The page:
Friday, November 22, 2013

Nano-size superfluidity

Scientists at EPFL have provided the first experimental evidence of superfluidity at the nanoscale, shedding light on the fundamental basis of the phenomenon.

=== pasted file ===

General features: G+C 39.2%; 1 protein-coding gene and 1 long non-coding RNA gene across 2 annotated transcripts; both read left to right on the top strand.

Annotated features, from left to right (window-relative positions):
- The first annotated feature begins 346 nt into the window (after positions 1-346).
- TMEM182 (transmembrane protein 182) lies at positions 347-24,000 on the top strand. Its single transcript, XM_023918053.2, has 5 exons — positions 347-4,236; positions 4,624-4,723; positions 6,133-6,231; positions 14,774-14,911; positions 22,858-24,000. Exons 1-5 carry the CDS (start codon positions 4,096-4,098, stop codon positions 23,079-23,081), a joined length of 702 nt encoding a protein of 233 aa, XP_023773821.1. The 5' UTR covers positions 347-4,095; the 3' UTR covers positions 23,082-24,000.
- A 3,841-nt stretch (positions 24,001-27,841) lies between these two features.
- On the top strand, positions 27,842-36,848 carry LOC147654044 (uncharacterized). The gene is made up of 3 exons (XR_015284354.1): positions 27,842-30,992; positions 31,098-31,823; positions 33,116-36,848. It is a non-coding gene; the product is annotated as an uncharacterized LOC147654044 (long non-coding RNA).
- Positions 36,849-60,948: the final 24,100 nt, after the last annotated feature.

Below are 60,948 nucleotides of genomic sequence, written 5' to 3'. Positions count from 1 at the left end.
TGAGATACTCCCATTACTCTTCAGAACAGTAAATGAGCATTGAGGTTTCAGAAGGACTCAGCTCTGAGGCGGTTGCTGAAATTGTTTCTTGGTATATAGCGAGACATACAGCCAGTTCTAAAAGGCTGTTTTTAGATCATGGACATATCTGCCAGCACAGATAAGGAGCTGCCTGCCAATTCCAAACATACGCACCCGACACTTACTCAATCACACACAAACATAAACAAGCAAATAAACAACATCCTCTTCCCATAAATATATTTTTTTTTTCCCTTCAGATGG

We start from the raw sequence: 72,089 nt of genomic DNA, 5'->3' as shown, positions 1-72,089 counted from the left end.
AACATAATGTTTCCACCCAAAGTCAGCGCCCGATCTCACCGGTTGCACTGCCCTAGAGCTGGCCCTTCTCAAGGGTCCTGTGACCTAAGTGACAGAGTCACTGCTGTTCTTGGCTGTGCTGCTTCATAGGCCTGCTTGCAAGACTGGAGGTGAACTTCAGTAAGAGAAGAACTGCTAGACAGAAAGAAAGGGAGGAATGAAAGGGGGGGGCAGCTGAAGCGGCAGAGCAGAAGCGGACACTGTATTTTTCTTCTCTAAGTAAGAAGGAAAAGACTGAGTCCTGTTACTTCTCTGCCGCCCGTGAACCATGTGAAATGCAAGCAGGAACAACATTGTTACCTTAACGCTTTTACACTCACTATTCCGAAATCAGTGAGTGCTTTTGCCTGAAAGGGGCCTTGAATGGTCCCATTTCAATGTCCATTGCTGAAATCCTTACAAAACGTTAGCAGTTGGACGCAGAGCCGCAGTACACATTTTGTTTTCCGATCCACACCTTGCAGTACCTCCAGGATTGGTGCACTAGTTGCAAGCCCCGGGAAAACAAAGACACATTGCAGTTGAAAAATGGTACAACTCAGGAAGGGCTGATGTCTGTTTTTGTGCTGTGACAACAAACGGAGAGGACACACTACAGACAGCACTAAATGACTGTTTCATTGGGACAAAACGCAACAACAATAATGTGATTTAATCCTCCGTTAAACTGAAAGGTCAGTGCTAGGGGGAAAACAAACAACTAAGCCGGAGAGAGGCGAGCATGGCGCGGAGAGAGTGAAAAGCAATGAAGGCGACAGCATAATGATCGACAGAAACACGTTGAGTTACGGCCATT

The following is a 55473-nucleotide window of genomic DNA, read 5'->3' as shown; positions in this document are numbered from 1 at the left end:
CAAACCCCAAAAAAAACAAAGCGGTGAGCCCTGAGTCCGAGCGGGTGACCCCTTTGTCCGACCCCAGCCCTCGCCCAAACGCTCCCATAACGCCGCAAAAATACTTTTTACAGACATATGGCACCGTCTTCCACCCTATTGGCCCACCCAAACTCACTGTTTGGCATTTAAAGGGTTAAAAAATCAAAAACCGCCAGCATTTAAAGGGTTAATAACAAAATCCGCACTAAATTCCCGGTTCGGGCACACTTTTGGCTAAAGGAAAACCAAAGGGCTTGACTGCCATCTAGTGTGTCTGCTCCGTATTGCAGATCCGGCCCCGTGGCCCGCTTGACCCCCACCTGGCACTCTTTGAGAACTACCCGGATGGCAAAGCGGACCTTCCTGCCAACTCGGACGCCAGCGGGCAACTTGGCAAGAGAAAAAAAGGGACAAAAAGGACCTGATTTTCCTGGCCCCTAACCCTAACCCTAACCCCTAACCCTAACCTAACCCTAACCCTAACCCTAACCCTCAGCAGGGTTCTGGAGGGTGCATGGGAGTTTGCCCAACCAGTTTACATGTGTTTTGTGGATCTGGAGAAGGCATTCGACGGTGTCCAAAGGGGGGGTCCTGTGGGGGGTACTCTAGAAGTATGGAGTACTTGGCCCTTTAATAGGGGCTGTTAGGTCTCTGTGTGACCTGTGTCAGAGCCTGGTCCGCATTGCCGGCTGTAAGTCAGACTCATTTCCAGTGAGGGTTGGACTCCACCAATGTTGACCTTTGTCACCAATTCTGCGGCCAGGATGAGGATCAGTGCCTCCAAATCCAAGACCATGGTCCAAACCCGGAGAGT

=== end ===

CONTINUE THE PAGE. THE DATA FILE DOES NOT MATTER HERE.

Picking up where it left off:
Superfluidity refers to a state in which matter behaves like a liquid with zero viscosity. Much like superconductivity, this phenomenon occurs at extremely low temperatures and can cause a liquid like helium to behave in the strangest ways, e.g. roll up out of a container or even create a perpetual fountain. But beyond just a fascinating curiosity, superfluidity is frequently used in high-precision applications like quantum gyroscopes and even satellites that measure infrared radiation in space. With a few exceptions, superfluidity has generally been regarded as a macroscopic phenomenon, resulting from ‘bulky’ collections of particles rather than individual atoms. But in a recent Physical Review Letters paper, EPFL researchers have now shown that, at least in liquids, superfluidity involves dynamics that go down to the nanoscale.The most common superfluid element is helium-4, which is used in both research and applications like cooling down the Large Hadron Collider at CERN. With the exception of Bose-Einstein condensates – a state of matter that occurs at extremely low temperatures where particles reach their lowest energy – superfluidity has been thus far considered to be macroscopic. Consequently, helium-4 is usually employed in bulk in relevant studies, which do not take into account the contributions of individual atoms to the overall phenomenon.

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